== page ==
More musings on the SLSSeptember 21, 2011
Dr. Jerry Pournelle, whom I respect a lot (even when I disagree with him), has a well-argued criticism of the Space Launch System here. I recommend it to you. Jerry has been involved with, studied, and talked to those involved with the space program for over fifty years. Jerry makes some very good points, I think.
Why are all three stages liquid hydrogen/LOX fueled? As Jerry notes, hydrogen has great specific impulse but has come problems. First, it has to be kept at extremely low temperatures – it liquifies at -423 degrees F. Second, it’s not dense, making for very large storage tanks. In fact, liquid hydrogen required five times the tank volume than high-density kerosene; but hydrogen has three times the energy of kerosene, so if the structure can be kept light enough, maybe the weight cost isn’t so important.
That’s not why the Shuttle flew with liquid hydrogen, though. Remember the 1970s, folks. Like today, everything was supposed to be “green.” LOX/LH2 rockets create nothing but water. You might get some trace from burnoff of the engines and the areas around the engines, but that’s it.
The Solid Rocket Boosters (SRBs) are a different story. If you go back and study many of the original shuttle designs, from all the companies that studied it, most had flyback boosters. The idea of the external fuel tank, the main engines being attached to the orbiter, and then requiring solid boosters to get the thing off the ground were relatively recent additions. Now, flyback boosters were a reach in 1975, true; but so was the shuttle itself. I don’t know if it could have been built or not. Lots of companies seemed to think so.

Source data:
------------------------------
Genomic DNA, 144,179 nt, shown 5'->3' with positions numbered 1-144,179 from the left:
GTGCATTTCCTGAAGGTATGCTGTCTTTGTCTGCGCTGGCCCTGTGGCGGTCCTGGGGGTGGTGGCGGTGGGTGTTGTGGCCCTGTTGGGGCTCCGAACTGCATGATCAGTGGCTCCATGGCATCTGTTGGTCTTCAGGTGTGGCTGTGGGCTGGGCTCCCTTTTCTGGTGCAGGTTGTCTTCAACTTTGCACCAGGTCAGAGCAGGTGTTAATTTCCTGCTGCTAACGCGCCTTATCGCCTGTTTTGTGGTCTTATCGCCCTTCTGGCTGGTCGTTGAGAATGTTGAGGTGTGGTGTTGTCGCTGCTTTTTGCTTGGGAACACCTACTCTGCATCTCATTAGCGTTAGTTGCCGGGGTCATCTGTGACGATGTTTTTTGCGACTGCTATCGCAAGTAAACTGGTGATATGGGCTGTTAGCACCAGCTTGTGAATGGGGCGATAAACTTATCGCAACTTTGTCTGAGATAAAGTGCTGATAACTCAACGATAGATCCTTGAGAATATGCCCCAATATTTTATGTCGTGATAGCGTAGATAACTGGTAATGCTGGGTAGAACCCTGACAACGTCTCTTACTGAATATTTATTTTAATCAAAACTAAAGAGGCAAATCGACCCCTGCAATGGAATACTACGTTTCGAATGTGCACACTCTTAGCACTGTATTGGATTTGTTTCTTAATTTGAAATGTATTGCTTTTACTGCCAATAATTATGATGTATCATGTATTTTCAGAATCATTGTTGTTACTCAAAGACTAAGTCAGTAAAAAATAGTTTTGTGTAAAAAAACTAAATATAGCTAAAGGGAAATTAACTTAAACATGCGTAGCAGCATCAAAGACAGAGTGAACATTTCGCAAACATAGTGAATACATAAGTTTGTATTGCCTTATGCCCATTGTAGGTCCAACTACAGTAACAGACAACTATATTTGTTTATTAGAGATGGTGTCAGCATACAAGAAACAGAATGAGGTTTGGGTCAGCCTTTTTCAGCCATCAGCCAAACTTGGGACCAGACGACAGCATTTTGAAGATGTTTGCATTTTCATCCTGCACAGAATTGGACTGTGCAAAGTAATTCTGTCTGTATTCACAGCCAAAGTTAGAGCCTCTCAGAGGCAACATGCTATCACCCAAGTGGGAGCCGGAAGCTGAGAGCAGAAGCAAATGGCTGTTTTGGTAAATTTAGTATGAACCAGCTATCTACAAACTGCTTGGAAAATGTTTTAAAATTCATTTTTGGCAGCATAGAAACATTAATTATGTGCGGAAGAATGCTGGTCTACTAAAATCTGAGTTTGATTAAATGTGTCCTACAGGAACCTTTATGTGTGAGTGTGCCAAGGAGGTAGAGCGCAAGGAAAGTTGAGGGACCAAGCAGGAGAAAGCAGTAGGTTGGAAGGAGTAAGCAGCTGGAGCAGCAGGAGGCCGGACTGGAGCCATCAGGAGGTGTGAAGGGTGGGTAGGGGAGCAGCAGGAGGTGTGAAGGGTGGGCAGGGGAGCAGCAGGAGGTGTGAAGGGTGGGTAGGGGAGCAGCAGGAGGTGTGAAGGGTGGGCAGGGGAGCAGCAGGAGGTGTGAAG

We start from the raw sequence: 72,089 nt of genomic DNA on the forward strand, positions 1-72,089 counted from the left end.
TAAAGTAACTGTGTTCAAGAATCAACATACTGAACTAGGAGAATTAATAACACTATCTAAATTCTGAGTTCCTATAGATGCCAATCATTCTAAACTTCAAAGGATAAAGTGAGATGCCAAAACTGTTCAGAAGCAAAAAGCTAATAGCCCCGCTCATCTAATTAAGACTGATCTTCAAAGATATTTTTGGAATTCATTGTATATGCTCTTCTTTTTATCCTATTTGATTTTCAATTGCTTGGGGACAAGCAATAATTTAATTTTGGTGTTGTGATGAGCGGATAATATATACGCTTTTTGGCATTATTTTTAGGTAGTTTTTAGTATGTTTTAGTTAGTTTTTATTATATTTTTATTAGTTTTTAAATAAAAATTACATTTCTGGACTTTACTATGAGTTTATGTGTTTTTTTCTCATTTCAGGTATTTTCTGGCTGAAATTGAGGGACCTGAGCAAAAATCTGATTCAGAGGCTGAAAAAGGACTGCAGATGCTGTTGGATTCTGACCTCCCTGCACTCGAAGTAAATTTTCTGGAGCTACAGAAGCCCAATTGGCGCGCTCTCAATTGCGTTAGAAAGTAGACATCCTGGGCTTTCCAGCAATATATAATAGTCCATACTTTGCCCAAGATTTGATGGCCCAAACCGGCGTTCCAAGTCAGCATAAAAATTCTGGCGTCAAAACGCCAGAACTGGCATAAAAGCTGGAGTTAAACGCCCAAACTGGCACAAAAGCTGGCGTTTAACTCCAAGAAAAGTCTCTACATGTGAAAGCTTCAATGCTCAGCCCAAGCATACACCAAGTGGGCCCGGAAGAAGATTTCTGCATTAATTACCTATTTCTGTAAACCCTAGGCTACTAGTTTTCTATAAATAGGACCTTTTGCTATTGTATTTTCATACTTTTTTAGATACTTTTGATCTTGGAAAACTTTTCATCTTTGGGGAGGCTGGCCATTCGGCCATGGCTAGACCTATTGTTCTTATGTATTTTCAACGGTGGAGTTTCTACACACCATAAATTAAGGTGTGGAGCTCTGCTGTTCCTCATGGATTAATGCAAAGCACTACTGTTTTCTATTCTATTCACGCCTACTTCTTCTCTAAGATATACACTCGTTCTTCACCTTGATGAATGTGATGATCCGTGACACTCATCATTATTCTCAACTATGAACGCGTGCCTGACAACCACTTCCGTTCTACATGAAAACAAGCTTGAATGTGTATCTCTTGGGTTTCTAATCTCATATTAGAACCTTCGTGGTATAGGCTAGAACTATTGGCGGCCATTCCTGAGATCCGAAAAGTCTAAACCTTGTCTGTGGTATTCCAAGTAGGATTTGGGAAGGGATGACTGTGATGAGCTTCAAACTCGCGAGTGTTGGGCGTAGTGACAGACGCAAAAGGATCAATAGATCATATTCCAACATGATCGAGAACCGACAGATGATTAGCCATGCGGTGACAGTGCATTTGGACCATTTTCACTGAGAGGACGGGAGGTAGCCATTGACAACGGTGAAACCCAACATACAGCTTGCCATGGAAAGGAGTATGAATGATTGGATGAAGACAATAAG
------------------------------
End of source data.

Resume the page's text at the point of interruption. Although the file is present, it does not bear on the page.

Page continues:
The solid boosters are in many ways giant fireworks rockets. The fuel is powdered aluminum and ammonium perchlorate is the oxidizer. Perchlorates are supposed to be bad stuff in water supplies, but ATK says theirs is crystallized and can’t get into water supplies. However, the -chlorate part means chlorine, and it combines with the products of the main engines to produce hydrochloric acid. It’s said there is not enough produced to be a big problem. OK. Still, NASA can say the vehicle mainly produces water and is therefore very “green.”
The Saturn V used kerosene in the first stage and LH2 in the two upper stages. It seemed to work fine. I just hate to have that much liquid hydrogen sitting around. It’s a lot more dangerous and difficult to handle than kerosene.
Jerry also points out that the solid boosters had to be built in Utah for political reasons – I don’t recall, he is probably right. But that meant they had to be built in pieces to be shipped to Florida. If they were built in Louisiana like the first stage of the Saturn, they could have been shipped by water and could have been built in one segment, or at least fewer; that would have required fewer joints, which means fewer potential places for problems. The Challenger crew would most likely still be with us. The SRBs for the new vehicle have been described as five-segment instead of the four-segment versions used with the shuttle. Isn’t that more of a problem instead of less?
It so could be a super-Saturn and do a very fine job. Apparently, instead, we have to not only use the technology we’ve developed over the last thirty years, but make the same mistakes as well.